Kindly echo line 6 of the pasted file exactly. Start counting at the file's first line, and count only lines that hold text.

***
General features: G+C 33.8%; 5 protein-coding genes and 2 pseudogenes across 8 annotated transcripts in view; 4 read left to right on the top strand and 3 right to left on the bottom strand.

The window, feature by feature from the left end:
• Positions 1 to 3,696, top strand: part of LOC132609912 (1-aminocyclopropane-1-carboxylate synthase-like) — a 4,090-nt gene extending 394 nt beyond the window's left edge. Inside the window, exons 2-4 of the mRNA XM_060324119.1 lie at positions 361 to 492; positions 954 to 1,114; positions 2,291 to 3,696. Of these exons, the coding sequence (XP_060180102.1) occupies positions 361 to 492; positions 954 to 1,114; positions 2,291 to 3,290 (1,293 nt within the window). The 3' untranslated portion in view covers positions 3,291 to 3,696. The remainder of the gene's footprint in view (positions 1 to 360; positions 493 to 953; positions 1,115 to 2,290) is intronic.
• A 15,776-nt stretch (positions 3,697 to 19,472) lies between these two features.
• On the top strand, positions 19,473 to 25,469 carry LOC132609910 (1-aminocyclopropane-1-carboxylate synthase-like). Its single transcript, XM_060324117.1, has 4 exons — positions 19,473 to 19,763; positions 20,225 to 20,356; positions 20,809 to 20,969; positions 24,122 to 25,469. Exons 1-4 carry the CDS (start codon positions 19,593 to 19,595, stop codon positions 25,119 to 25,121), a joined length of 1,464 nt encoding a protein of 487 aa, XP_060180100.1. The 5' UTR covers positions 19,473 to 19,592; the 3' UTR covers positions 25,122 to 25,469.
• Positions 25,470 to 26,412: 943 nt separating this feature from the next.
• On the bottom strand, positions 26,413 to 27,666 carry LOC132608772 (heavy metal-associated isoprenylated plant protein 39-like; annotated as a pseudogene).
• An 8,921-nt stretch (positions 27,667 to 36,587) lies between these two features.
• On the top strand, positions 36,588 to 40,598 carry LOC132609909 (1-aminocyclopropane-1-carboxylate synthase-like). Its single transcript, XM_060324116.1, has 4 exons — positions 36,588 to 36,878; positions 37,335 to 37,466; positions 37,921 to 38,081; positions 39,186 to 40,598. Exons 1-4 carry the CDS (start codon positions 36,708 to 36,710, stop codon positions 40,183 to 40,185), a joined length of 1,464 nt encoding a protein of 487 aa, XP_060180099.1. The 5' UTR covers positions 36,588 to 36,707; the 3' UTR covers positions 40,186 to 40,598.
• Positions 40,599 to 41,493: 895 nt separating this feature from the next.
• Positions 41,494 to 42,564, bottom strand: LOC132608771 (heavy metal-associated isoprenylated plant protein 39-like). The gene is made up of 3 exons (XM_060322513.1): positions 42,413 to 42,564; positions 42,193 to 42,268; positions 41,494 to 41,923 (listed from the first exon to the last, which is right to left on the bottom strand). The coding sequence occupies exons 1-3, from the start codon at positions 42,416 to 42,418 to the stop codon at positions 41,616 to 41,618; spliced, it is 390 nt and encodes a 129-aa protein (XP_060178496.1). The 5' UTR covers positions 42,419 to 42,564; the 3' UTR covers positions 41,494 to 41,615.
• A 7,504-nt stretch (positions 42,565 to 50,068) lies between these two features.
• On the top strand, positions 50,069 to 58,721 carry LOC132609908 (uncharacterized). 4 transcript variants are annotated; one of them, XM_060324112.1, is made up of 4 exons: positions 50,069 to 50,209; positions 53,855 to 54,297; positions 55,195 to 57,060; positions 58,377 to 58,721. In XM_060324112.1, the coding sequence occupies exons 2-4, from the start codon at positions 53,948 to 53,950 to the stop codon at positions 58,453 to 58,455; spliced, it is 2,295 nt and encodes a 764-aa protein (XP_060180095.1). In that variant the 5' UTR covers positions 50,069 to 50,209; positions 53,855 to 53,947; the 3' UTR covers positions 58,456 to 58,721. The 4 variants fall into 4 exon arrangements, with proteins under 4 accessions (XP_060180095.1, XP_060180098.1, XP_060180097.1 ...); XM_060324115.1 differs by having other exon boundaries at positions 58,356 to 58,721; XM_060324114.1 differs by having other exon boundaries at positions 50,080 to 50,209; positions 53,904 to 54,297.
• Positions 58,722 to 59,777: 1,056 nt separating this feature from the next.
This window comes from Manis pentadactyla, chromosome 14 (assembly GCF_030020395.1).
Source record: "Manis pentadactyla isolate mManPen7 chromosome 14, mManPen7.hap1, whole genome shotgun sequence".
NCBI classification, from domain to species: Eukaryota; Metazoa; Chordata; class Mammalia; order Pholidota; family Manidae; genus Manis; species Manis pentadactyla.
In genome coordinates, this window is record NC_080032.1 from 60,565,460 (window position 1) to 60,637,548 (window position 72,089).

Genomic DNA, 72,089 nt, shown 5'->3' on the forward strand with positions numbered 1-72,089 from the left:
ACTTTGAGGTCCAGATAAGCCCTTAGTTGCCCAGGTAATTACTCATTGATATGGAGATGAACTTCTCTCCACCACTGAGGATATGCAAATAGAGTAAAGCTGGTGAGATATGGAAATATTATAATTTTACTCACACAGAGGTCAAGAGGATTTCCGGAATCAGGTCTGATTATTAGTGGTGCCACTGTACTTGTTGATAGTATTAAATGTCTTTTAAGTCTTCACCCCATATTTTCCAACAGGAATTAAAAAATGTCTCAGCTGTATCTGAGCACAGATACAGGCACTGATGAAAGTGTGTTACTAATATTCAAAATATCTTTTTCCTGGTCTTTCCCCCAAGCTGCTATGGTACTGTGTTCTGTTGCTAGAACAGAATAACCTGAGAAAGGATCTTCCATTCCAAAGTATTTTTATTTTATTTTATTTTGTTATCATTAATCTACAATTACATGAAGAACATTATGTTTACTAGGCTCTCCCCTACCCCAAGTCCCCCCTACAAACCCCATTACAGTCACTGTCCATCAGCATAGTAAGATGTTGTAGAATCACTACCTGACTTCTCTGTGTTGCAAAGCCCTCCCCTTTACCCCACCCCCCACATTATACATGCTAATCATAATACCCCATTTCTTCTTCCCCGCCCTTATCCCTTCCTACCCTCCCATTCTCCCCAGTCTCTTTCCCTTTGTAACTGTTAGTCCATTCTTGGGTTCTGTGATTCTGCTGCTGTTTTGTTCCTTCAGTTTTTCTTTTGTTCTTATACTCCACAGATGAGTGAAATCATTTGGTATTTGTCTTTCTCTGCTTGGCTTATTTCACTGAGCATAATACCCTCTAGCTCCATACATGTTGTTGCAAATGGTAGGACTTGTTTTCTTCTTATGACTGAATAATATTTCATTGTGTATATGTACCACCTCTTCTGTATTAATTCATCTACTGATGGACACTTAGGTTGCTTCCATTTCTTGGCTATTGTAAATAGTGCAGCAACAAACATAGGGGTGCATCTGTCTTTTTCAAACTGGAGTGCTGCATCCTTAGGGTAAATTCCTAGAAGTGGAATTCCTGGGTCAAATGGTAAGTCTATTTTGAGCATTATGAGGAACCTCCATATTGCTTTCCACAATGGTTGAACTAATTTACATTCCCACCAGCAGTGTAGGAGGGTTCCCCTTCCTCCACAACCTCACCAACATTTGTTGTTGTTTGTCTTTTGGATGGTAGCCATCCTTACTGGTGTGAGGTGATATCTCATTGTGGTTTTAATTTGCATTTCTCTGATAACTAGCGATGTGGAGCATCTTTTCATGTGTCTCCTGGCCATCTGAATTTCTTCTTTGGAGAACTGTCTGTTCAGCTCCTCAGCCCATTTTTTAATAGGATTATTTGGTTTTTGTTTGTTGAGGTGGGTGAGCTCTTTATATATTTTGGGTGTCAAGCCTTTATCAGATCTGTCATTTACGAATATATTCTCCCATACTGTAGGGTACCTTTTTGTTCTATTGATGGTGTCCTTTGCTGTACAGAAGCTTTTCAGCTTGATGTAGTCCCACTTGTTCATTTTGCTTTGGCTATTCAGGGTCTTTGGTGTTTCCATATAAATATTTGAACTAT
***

• Positions 25,470 to 26,412: 943 nt separating this feature from the next.